Over the past few years, interest in true crime has soared. From podcasts to documentaries, the morbid fascination is becoming widespread. But do you have what it takes to become a homicide detective? Is it a career you’ve considered as you’ve been binge-watching CSI?
We’ve put together this guide to help you figure out what the job is really like, how much it pays, what policing skills you need and what steps you need to take to become the next Sherlock. So, let’s get started.
Homicide detectives are responsible for investigating and solving murder cases. From the grisly crime scene all the way through to the prosecution in court, homicide detectives are vital to bringing justice for the victims and their families. Some of their responsibilities include:
- Investigating crime scenes and gathering forensic and circumstantial evidence
- Conducting investigations into potential suspects
- Interviewing witnesses
- Obtaining relevant warrants to carry out arrests
- Interrogating suspects
- Compiling evidence into files for a prosecutor
- Watching and analyzing surveillance
- Consulting medical examiners, forensic anthropologists, entomologists, ballistic experts and other scientists to reach scientific conclusions
While being a homicide detective can involve working behind a desk, most of the time the role involves pursuing leads — wherever they may take you. There will be paperwork involved, but the role comes with huge satisfaction once a case is solved. A detective needs to have great attention to detail, as their work can, in some cases, mean life or death for a suspect.
A homicide detective will spend much of their time out in the field investigating homicides and analyzing evidence. However, they have to be comfortable speaking in a courtroom, as they’re likely to be called to the stand to testify about what they discovered.
Unfortunately, the role comes with risks. Police officers have some of the highest injury rates of all professions, and they face conflicts daily that could cause them physical bodily harm due to being in high-risk situations.
The role will also involve quite a bit of paperwork, so if you hate the idea of filling in form after form after form, this might not be the right career for you.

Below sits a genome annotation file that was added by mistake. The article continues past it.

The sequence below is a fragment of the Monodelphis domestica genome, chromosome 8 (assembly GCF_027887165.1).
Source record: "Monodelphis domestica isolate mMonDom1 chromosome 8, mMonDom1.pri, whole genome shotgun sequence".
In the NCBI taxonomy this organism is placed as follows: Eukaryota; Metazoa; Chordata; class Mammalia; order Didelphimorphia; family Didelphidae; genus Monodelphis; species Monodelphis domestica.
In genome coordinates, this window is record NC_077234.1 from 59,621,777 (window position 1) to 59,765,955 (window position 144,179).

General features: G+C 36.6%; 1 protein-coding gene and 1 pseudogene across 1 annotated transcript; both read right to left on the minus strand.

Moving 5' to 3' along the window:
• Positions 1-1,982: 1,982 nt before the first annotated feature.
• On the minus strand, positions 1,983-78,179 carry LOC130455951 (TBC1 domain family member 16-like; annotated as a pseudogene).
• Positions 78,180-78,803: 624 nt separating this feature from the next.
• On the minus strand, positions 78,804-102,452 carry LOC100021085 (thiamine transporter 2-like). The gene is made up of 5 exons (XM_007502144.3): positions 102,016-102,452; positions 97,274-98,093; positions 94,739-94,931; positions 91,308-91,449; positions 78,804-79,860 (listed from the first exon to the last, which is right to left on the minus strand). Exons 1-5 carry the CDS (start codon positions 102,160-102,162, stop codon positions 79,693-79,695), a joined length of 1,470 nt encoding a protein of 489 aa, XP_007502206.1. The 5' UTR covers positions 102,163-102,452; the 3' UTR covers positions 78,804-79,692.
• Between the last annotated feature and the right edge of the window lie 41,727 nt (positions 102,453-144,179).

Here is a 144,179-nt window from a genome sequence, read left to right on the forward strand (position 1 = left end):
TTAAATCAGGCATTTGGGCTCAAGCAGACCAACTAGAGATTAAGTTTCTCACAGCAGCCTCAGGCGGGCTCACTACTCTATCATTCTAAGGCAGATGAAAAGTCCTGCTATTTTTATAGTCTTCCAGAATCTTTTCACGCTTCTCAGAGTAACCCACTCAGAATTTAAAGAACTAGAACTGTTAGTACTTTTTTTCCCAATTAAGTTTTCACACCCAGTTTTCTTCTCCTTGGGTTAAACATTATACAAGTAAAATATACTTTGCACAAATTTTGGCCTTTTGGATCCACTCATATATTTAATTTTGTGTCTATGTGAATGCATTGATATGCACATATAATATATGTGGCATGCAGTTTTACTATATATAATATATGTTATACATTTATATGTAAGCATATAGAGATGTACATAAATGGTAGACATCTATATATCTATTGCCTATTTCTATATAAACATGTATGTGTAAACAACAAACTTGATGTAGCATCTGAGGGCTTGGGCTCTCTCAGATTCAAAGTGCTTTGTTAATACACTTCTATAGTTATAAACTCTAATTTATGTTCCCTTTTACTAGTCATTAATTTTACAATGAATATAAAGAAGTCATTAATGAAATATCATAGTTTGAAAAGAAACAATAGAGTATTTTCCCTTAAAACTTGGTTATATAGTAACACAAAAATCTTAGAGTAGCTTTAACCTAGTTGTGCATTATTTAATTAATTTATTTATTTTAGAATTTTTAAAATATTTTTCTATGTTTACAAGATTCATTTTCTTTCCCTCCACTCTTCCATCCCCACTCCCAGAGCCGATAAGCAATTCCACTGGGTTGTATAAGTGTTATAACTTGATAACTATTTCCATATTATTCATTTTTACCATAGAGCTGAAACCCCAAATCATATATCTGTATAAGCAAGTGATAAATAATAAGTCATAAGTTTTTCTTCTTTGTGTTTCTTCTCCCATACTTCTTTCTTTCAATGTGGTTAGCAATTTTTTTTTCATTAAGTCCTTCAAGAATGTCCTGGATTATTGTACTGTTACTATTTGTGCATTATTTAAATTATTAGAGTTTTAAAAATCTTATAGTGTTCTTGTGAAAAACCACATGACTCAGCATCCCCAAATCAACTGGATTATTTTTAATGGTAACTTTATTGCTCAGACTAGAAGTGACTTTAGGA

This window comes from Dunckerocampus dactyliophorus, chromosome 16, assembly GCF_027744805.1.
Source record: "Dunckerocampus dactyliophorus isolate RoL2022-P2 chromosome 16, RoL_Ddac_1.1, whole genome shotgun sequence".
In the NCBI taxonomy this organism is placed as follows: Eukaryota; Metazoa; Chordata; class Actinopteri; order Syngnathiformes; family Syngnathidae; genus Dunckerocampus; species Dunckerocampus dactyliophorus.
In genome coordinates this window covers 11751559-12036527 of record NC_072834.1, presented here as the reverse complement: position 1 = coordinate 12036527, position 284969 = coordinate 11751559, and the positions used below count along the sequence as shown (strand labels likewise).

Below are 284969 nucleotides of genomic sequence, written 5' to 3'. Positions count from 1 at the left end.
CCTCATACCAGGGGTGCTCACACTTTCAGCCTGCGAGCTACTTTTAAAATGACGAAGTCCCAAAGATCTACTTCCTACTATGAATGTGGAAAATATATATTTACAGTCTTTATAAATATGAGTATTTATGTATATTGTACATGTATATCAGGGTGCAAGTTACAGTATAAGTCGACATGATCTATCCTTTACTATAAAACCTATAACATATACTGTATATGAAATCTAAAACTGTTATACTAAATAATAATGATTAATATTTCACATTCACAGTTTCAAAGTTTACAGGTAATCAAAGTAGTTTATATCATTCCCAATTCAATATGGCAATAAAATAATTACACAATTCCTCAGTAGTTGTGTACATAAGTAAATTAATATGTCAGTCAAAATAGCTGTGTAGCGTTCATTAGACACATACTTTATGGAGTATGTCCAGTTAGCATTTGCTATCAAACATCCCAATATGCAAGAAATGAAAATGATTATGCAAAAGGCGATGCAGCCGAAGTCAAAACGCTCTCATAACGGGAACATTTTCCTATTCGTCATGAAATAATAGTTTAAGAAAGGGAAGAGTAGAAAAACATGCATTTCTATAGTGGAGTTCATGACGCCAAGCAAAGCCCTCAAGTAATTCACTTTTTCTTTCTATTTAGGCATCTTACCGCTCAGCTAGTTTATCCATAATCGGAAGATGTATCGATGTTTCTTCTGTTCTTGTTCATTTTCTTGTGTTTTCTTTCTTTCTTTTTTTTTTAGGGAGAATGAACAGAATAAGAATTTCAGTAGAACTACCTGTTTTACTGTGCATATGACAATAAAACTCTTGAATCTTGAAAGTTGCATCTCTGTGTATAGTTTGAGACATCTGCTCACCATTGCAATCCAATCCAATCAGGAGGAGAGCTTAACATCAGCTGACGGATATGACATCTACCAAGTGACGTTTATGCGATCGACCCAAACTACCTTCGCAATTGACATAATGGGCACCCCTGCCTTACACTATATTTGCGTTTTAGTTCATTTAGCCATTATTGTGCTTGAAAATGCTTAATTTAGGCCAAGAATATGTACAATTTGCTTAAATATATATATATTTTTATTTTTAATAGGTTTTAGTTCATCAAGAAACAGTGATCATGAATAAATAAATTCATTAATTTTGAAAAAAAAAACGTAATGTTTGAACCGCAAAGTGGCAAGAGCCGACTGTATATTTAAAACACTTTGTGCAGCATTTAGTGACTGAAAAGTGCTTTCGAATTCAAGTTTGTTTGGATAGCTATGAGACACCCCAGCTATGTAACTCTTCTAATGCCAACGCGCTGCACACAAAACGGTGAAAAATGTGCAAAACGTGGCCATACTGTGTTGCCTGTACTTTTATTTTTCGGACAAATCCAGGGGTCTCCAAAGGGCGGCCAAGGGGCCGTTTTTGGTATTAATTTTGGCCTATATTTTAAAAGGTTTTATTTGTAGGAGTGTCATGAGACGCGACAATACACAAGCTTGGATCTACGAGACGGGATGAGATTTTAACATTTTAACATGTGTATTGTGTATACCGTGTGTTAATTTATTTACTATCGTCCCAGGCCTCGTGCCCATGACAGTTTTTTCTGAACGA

Unsurprisingly, a homicide detective doesn’t work the usual 9-to-5. Murders happen at all times, so hours vary significantly. You could be called out at 1am one day, while you could be strolling into the office at noon the next. In order to be successful in this role, you’d need to be flexible and understanding of the varied schedule.
While the job comes with its frustrations, overall, homicide detectives are happy with their work. According to PayScale, 3.5 out of 5 homicide detectives are highly satisfied with their job. Although they face risks on a daily basis, most law enforcement officers find it extremely rewarding to help members of their community.
According to the Bureau of Labor Statistics, the overall employment of homicide detectives is expected to grow 7% between 2020 and 2030, with around 67,000 job openings projected each year on average.
While many officers remain in the role until they retire, there is a national police turnover of 11%, with a higher turnover in agencies that are based in rural areas. The reason for this high turnover rate has been studied, and the feedback highlighted that lack of enjoyment and opportunities after an injury were to blame for people leaving the role.
As with any role, the salary of a homicide detective can vary depending on their experience, location, and other extenuating factors.
Based on BLS data, we’ve put together the average earnings for homicide detectives according to their level of experience and their location in different states to give you an idea of the earning potential for the role.
The overall mean wage for homicide detectives in the US is referenced below:
Annual mean wage
Hourly mean wage
Mean wage by experience